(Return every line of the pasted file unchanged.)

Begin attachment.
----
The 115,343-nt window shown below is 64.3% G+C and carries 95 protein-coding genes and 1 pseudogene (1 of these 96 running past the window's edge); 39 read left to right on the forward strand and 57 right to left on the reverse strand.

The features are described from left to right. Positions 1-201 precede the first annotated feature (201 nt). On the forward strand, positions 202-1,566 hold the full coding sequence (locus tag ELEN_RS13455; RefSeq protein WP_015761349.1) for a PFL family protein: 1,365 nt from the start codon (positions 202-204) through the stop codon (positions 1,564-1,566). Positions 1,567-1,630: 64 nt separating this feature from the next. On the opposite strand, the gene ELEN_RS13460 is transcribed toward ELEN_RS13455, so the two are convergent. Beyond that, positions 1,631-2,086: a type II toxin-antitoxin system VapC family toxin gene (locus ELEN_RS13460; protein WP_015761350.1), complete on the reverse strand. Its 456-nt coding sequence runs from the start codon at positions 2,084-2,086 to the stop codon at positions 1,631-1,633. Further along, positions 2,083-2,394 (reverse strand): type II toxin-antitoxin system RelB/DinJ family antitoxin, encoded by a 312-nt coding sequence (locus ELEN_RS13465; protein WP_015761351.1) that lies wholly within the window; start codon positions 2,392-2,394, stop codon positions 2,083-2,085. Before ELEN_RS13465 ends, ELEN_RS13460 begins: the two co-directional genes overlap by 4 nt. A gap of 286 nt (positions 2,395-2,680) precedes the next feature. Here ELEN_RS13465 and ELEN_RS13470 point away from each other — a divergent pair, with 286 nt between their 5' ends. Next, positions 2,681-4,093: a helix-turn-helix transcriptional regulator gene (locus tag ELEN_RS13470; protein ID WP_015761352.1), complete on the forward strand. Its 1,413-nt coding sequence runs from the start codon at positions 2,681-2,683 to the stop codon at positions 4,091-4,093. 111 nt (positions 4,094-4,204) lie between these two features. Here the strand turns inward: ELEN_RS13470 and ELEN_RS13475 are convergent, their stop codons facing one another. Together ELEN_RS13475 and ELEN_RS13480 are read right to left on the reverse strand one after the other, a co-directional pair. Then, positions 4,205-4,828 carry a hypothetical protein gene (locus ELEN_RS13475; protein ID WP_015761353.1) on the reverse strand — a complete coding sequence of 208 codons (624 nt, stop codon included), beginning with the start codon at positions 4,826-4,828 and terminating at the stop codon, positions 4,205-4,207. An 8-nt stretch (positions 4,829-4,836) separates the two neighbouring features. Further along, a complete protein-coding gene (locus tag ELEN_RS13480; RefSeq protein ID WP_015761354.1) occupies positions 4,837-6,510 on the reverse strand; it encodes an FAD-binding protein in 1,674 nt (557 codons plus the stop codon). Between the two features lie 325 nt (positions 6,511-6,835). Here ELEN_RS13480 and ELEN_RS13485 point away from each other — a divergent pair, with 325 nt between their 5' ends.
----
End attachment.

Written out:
The 115,343-nt window shown below is 64.3% G+C and carries 95 protein-coding genes and 1 pseudogene (1 of these 96 running past the window's edge); 39 read left to right on the forward strand and 57 right to left on the reverse strand.

The features are described from left to right. Positions 1-201 precede the first annotated feature (201 nt). On the forward strand, positions 202-1,566 hold the full coding sequence (locus tag ELEN_RS13455; RefSeq protein WP_015761349.1) for a PFL family protein: 1,365 nt from the start codon (positions 202-204) through the stop codon (positions 1,564-1,566). Positions 1,567-1,630: 64 nt separating this feature from the next. On the opposite strand, the gene ELEN_RS13460 is transcribed toward ELEN_RS13455, so the two are convergent. Beyond that, positions 1,631-2,086: a type II toxin-antitoxin system VapC family toxin gene (locus ELEN_RS13460; protein WP_015761350.1), complete on the reverse strand. Its 456-nt coding sequence runs from the start codon at positions 2,084-2,086 to the stop codon at positions 1,631-1,633. Further along, positions 2,083-2,394 (reverse strand): type II toxin-antitoxin system RelB/DinJ family antitoxin, encoded by a 312-nt coding sequence (locus ELEN_RS13465; protein WP_015761351.1) that lies wholly within the window; start codon positions 2,392-2,394, stop codon positions 2,083-2,085. Before ELEN_RS13465 ends, ELEN_RS13460 begins: the two co-directional genes overlap by 4 nt. A gap of 286 nt (positions 2,395-2,680) precedes the next feature. Here ELEN_RS13465 and ELEN_RS13470 point away from each other — a divergent pair, with 286 nt between their 5' ends. Next, positions 2,681-4,093: a helix-turn-helix transcriptional regulator gene (locus tag ELEN_RS13470; protein ID WP_015761352.1), complete on the forward strand. Its 1,413-nt coding sequence runs from the start codon at positions 2,681-2,683 to the stop codon at positions 4,091-4,093. 111 nt (positions 4,094-4,204) lie between these two features. Here the strand turns inward: ELEN_RS13470 and ELEN_RS13475 are convergent, their stop codons facing one another. Together ELEN_RS13475 and ELEN_RS13480 are read right to left on the reverse strand one after the other, a co-directional pair. Then, positions 4,205-4,828 carry a hypothetical protein gene (locus ELEN_RS13475; protein ID WP_015761353.1) on the reverse strand — a complete coding sequence of 208 codons (624 nt, stop codon included), beginning with the start codon at positions 4,826-4,828 and terminating at the stop codon, positions 4,205-4,207. An 8-nt stretch (positions 4,829-4,836) separates the two neighbouring features. Further along, a complete protein-coding gene (locus tag ELEN_RS13480; RefSeq protein ID WP_015761354.1) occupies positions 4,837-6,510 on the reverse strand; it encodes an FAD-binding protein in 1,674 nt (557 codons plus the stop codon). Between the two features lie 325 nt (positions 6,511-6,835). Here ELEN_RS13480 and ELEN_RS13485 point away from each other — a divergent pair, with 325 nt between their 5' ends.